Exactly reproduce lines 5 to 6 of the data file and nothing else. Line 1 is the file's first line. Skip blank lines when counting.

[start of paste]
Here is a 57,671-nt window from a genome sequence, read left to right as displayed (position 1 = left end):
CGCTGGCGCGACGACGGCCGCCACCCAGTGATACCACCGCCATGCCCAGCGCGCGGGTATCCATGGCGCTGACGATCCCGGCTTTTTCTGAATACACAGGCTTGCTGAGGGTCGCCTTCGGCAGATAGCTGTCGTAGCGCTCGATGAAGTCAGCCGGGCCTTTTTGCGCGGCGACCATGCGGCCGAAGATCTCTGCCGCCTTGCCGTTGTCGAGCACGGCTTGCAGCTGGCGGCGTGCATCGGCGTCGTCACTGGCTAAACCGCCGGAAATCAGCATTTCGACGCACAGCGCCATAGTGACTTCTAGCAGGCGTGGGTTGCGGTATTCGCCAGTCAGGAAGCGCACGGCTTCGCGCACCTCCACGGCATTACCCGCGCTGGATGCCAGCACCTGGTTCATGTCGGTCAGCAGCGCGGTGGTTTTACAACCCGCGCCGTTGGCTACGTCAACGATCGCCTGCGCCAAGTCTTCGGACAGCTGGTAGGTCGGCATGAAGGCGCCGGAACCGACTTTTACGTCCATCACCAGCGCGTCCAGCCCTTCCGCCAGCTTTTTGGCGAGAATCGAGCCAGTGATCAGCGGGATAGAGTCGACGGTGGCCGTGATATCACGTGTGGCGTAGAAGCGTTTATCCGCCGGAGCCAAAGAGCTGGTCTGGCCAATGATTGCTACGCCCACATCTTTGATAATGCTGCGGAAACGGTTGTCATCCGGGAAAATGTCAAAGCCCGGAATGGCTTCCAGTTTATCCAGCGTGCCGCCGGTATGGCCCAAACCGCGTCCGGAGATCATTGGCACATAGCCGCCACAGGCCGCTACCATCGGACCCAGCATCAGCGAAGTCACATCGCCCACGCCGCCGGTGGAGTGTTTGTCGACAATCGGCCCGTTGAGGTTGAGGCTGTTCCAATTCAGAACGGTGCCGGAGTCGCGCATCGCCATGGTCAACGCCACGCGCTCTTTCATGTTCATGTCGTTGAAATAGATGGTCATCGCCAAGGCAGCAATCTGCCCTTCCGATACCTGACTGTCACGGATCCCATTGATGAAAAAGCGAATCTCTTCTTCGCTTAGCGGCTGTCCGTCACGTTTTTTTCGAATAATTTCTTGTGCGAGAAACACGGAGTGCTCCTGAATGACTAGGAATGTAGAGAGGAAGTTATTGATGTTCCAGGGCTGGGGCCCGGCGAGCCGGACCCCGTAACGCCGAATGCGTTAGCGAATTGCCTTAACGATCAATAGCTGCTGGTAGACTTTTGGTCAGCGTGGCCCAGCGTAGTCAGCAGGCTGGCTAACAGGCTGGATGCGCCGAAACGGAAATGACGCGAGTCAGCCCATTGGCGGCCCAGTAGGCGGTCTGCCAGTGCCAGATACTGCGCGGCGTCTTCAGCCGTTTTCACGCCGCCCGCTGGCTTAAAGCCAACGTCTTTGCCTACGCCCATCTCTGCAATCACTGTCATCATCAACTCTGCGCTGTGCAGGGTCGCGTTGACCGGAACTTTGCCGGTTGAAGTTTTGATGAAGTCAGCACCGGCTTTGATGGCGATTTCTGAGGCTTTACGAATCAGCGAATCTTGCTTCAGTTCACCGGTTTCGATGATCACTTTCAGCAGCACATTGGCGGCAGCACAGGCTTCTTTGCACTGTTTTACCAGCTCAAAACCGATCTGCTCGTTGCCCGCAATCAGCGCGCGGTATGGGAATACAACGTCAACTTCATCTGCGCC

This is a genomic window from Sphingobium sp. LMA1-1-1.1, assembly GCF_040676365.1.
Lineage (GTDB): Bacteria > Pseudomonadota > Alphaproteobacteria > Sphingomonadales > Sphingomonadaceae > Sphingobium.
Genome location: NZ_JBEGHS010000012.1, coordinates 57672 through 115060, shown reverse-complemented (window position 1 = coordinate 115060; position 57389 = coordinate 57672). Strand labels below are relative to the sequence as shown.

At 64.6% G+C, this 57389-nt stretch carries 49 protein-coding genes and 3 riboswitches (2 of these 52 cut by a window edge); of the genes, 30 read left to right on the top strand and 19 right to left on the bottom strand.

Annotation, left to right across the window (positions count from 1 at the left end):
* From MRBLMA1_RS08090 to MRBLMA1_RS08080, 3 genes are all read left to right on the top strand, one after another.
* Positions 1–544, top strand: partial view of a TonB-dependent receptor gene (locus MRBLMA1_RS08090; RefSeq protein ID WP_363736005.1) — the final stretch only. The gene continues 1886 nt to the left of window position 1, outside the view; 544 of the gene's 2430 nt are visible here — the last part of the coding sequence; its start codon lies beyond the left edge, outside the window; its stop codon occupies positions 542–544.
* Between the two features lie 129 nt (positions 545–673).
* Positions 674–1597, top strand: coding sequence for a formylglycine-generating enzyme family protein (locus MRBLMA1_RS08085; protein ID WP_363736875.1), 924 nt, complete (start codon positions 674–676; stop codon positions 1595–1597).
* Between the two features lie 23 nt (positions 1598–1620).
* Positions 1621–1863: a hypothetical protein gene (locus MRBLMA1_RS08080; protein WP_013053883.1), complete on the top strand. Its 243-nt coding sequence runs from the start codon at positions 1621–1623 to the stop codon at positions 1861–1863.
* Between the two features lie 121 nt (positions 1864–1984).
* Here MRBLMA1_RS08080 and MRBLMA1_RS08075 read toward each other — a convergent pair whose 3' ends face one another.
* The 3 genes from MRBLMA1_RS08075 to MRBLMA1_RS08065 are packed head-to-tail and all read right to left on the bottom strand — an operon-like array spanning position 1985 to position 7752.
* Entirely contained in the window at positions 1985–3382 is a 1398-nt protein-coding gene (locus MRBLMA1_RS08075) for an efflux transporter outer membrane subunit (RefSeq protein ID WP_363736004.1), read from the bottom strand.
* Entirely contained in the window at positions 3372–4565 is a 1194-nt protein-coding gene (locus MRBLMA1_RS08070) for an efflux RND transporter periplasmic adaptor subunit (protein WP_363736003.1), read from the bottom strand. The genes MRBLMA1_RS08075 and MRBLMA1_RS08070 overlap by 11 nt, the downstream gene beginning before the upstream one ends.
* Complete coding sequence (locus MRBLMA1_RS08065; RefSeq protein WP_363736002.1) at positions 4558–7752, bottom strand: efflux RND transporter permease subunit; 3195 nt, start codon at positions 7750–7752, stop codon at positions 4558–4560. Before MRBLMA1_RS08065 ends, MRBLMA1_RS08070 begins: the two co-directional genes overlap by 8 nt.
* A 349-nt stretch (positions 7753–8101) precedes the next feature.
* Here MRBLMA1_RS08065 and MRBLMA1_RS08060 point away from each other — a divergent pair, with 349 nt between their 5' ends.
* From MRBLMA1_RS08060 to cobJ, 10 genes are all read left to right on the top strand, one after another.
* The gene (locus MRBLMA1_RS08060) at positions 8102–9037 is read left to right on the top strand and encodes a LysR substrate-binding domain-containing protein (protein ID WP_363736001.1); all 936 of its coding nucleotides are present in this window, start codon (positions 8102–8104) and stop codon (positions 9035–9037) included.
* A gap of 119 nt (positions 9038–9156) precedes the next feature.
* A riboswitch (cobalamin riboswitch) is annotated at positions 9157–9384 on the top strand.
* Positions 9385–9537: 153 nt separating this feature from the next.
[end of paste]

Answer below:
Genome location: NZ_JBEGHS010000012.1, coordinates 57672 through 115060, shown reverse-complemented (window position 1 = coordinate 115060; position 57389 = coordinate 57672). Strand labels below are relative to the sequence as shown.

At 64.6% G+C, this 57389-nt stretch carries 49 protein-coding genes and 3 riboswitches (2 of these 52 cut by a window edge); of the genes, 30 read left to right on the top strand and 19 right to left on the bottom strand.